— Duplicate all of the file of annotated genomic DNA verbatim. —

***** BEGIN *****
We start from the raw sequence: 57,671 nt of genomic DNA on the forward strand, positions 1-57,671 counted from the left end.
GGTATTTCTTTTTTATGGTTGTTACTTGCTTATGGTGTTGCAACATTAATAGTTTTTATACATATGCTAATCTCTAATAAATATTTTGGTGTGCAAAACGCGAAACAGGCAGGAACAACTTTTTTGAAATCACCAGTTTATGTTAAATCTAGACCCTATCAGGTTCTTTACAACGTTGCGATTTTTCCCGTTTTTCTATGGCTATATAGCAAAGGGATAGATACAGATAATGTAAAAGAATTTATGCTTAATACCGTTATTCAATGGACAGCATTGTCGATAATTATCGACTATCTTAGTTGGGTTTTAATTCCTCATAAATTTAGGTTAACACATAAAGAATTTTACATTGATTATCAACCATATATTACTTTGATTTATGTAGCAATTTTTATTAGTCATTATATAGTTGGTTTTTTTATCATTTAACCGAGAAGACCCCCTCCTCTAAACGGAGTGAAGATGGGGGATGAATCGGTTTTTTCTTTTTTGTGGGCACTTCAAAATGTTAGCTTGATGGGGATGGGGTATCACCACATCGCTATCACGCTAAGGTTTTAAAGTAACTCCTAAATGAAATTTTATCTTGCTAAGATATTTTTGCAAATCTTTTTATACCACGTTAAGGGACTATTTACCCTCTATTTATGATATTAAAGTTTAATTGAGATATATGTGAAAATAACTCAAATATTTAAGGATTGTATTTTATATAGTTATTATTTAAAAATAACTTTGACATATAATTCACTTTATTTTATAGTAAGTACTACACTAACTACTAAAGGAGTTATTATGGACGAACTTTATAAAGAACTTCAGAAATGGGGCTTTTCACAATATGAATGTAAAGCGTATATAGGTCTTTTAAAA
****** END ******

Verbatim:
We start from the raw sequence: 57,671 nt of genomic DNA on the forward strand, positions 1-57,671 counted from the left end.
GGTATTTCTTTTTTATGGTTGTTACTTGCTTATGGTGTTGCAACATTAATAGTTTTTATACATATGCTAATCTCTAATAAATATTTTGGTGTGCAAAACGCGAAACAGGCAGGAACAACTTTTTTGAAATCACCAGTTTATGTTAAATCTAGACCCTATCAGGTTCTTTACAACGTTGCGATTTTTCCCGTTTTTCTATGGCTATATAGCAAAGGGATAGATACAGATAATGTAAAAGAATTTATGCTTAATACCGTTATTCAATGGACAGCATTGTCGATAATTATCGACTATCTTAGTTGGGTTTTAATTCCTCATAAATTTAGGTTAACACATAAAGAATTTTACATTGATTATCAACCATATATTACTTTGATTTATGTAGCAATTTTTATTAGTCATTATATAGTTGGTTTTTTTATCATTTAACCGAGAAGACCCCCTCCTCTAAACGGAGTGAAGATGGGGGATGAATCGGTTTTTTCTTTTTTGTGGGCACTTCAAAATGTTAGCTTGATGGGGATGGGGTATCACCACATCGCTATCACGCTAAGGTTTTAAAGTAACTCCTAAATGAAATTTTATCTTGCTAAGATATTTTTGCAAATCTTTTTATACCACGTTAAGGGACTATTTACCCTCTATTTATGATATTAAAGTTTAATTGAGATATATGTGAAAATAACTCAAATATTTAAGGATTGTATTTTATATAGTTATTATTTAAAAATAACTTTGACATATAATTCACTTTATTTTATAGTAAGTACTACACTAACTACTAAAGGAGTTATTATGGACGAACTTTATAAAGAACTTCAGAAATGGGGCTTTTCACAATATGAATGTAAAGCGTATATAGGTCTTTTAAAA